Rodin Museum

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Coordinates: 39°57′43″N 75°10′26″W / 39.962°N 75.174°W / 39.962; -75.174

Rodin Museum
Entrance to Rodin Museum
EstablishedNovember 29, 1929 (1929-11-29)
Location2151 Benjamin Franklin Parkway
Philadelphia, Pennsylvania
Coordinates39°57′43″N 75°10′26″W / 39.962°N 75.174°W / 39.962; -75.174
TypeArt museum
Public transit accessBus transport SEPTA.svg SEPTA bus: 7, 32, 38, 48, 49
Bus transport Philly PHLASH; Suburban Station

The Rodin Museum is an art museum located in Philadelphia, Pennsylvania that contains one of the largest collections of sculptor Auguste Rodin's works outside Paris. Opened in 1929, the museum is administered by the Philadelphia Museum of Art.

In 2012, the museum re-opened after a three-year, $9 million renovation that brought the museum back to its original vision of displaying Rodin's works.[1][2]


The Museum was the gift of movie-theater magnate Jules Mastbaum (1872–1926) to the city of Philadelphia. Mastbaum began collecting works by Rodin in 1923 with the intent of founding a museum to enrich the lives of his fellow citizens. Within just three years, he had assembled the largest collection of Rodin's works outside Paris, including bronze castings, plaster studies, drawings, prints, letters, and books. In 1926, Mastbaum commissioned French architects Paul Cret and Jacques Gréber to design the museum building and gardens. Unfortunately, the collector did not live to see his dream realized, but his widow, Etta Wedell Mastbaum honored his commitment to the city, and the Museum opened on November 29, 1929. Murals in the museum were executed by the painter Franklin C. Watkins.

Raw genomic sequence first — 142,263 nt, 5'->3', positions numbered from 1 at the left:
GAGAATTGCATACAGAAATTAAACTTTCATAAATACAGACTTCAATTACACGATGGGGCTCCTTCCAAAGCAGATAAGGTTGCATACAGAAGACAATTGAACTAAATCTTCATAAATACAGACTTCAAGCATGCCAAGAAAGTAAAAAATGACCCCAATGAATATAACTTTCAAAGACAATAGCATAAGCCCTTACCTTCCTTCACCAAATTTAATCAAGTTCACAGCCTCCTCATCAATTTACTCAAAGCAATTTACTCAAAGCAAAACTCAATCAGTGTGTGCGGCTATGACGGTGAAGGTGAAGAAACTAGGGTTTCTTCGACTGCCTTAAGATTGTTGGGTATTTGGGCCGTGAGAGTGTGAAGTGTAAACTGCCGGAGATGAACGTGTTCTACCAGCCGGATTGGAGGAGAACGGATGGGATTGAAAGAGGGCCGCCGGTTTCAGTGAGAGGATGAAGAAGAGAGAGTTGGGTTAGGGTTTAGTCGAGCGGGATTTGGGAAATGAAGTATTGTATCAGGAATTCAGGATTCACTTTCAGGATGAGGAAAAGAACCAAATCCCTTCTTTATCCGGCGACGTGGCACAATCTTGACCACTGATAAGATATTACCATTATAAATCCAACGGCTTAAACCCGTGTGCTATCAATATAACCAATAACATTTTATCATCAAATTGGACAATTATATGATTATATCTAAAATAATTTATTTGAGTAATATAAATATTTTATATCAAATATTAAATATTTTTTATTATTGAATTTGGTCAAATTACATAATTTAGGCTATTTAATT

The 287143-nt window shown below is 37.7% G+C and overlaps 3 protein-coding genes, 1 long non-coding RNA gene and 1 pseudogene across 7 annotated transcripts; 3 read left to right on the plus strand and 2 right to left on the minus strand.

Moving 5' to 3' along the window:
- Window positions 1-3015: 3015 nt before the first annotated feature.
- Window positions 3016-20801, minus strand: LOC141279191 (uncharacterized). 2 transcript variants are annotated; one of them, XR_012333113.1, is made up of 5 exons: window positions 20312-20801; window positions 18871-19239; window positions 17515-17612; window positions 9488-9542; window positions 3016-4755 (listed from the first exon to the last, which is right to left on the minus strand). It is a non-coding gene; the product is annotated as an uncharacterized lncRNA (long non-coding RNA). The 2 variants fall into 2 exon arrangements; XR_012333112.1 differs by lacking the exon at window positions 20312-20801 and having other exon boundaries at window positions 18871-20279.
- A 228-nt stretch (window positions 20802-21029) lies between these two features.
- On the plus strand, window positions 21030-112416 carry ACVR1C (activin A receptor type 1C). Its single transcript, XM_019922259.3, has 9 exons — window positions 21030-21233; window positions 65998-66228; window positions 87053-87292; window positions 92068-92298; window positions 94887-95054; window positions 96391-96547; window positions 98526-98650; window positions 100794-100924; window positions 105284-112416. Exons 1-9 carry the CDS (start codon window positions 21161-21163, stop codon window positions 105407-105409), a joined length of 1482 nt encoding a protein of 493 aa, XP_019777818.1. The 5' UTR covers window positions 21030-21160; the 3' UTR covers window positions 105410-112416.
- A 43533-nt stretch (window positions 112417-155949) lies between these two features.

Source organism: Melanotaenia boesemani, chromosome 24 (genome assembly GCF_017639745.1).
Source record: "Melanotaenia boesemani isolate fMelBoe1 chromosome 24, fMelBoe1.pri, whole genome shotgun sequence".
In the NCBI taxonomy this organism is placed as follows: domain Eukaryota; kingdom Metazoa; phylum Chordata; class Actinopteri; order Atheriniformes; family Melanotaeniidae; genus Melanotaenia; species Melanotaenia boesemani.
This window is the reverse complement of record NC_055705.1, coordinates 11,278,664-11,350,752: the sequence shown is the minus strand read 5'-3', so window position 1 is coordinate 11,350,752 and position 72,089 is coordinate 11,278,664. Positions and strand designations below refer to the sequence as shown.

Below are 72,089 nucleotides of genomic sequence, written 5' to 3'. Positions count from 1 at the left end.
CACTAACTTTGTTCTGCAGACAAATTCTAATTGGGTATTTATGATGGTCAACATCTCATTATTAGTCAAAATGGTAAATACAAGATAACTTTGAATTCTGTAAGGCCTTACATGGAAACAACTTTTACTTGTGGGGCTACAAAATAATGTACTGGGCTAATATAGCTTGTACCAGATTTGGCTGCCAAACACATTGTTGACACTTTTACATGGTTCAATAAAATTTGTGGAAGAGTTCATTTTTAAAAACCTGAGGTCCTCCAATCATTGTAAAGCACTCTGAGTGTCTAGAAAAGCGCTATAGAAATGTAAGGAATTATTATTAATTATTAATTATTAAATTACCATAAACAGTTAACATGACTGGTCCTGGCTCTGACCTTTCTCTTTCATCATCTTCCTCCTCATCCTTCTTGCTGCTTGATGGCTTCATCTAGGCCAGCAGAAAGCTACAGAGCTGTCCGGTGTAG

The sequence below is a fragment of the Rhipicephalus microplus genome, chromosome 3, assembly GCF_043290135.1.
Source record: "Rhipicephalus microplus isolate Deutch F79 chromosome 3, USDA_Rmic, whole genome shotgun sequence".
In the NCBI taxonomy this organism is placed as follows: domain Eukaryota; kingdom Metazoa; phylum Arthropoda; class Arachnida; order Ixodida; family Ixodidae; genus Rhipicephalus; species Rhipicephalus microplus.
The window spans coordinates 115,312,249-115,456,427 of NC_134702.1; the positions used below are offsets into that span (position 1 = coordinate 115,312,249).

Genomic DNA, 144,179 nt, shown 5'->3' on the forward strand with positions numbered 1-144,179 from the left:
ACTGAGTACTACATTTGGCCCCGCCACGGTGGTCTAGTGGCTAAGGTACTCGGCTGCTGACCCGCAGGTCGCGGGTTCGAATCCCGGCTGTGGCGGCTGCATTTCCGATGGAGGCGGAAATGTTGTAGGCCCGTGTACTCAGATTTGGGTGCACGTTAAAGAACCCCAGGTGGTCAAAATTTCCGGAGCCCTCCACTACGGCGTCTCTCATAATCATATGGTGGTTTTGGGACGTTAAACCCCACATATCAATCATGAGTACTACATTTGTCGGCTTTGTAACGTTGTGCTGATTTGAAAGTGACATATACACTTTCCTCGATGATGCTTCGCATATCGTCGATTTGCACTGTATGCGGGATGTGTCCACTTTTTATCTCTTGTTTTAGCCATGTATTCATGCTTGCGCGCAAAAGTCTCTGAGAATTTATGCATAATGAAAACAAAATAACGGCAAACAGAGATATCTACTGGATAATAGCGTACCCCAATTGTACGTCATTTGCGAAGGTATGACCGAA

The Thinker

The best-known of Rodin's works, The Thinker (1880–1882), sits outside the museum in the entry courtyard. Visitors once entered through a cast of The Gates of Hell, located at the main entrance to the museum, which is no longer used. This massive 5.5-m-tall bronze doorway was originally created for the Museum of Decorative Arts (which was to have been located in Paris but never came into existence). Rodin sculpted more than 100 figures for these doors from 1880 until his death in 1917. This casting is one of the three originals; several others have been made since. Several of his most famous works, including The Thinker, are actually studies for these doors which were later expanded into separate works.

The museum's several rooms house many more of the artist's works, including The Kiss (1886), Eternal Springtime (1884), The Age of Bronze (1875–76), and The Burghers of Calais, a monument commissioned by the City of Calais in 1884.

Image gallery[edit]

See also[edit]


  1. ^ "BBC News - Rodin Museum re-opens after three years of work". Retrieved 2012-05-17.
  2. ^ The Associated Press. "Rodin Museum in Philadelphia to reopen in July". Retrieved 2012-05-17.

External links[edit]